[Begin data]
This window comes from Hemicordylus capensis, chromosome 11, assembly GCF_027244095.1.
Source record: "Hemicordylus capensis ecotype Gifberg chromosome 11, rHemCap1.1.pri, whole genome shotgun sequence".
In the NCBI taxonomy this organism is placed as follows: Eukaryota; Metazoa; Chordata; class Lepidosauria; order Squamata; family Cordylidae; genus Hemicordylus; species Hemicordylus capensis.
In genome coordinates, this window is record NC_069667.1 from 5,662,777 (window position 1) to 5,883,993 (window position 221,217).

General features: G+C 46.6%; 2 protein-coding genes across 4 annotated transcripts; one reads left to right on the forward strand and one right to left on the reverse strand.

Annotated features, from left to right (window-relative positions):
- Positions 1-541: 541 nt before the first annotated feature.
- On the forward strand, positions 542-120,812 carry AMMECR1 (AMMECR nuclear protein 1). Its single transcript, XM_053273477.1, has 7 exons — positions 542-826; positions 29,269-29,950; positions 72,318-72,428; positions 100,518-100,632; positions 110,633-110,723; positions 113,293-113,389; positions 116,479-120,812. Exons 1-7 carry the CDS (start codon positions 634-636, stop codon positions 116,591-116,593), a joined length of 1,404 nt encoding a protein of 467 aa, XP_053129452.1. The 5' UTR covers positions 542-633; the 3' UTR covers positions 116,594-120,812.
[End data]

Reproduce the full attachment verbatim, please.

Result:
This window comes from Hemicordylus capensis, chromosome 11, assembly GCF_027244095.1.
Source record: "Hemicordylus capensis ecotype Gifberg chromosome 11, rHemCap1.1.pri, whole genome shotgun sequence".
In the NCBI taxonomy this organism is placed as follows: Eukaryota; Metazoa; Chordata; class Lepidosauria; order Squamata; family Cordylidae; genus Hemicordylus; species Hemicordylus capensis.
In genome coordinates, this window is record NC_069667.1 from 5,662,777 (window position 1) to 5,883,993 (window position 221,217).

General features: G+C 46.6%; 2 protein-coding genes across 4 annotated transcripts; one reads left to right on the forward strand and one right to left on the reverse strand.

Annotated features, from left to right (window-relative positions):
- Positions 1-541: 541 nt before the first annotated feature.
- On the forward strand, positions 542-120,812 carry AMMECR1 (AMMECR nuclear protein 1). Its single transcript, XM_053273477.1, has 7 exons — positions 542-826; positions 29,269-29,950; positions 72,318-72,428; positions 100,518-100,632; positions 110,633-110,723; positions 113,293-113,389; positions 116,479-120,812. Exons 1-7 carry the CDS (start codon positions 634-636, stop codon positions 116,591-116,593), a joined length of 1,404 nt encoding a protein of 467 aa, XP_053129452.1. The 5' UTR covers positions 542-633; the 3' UTR covers positions 116,594-120,812.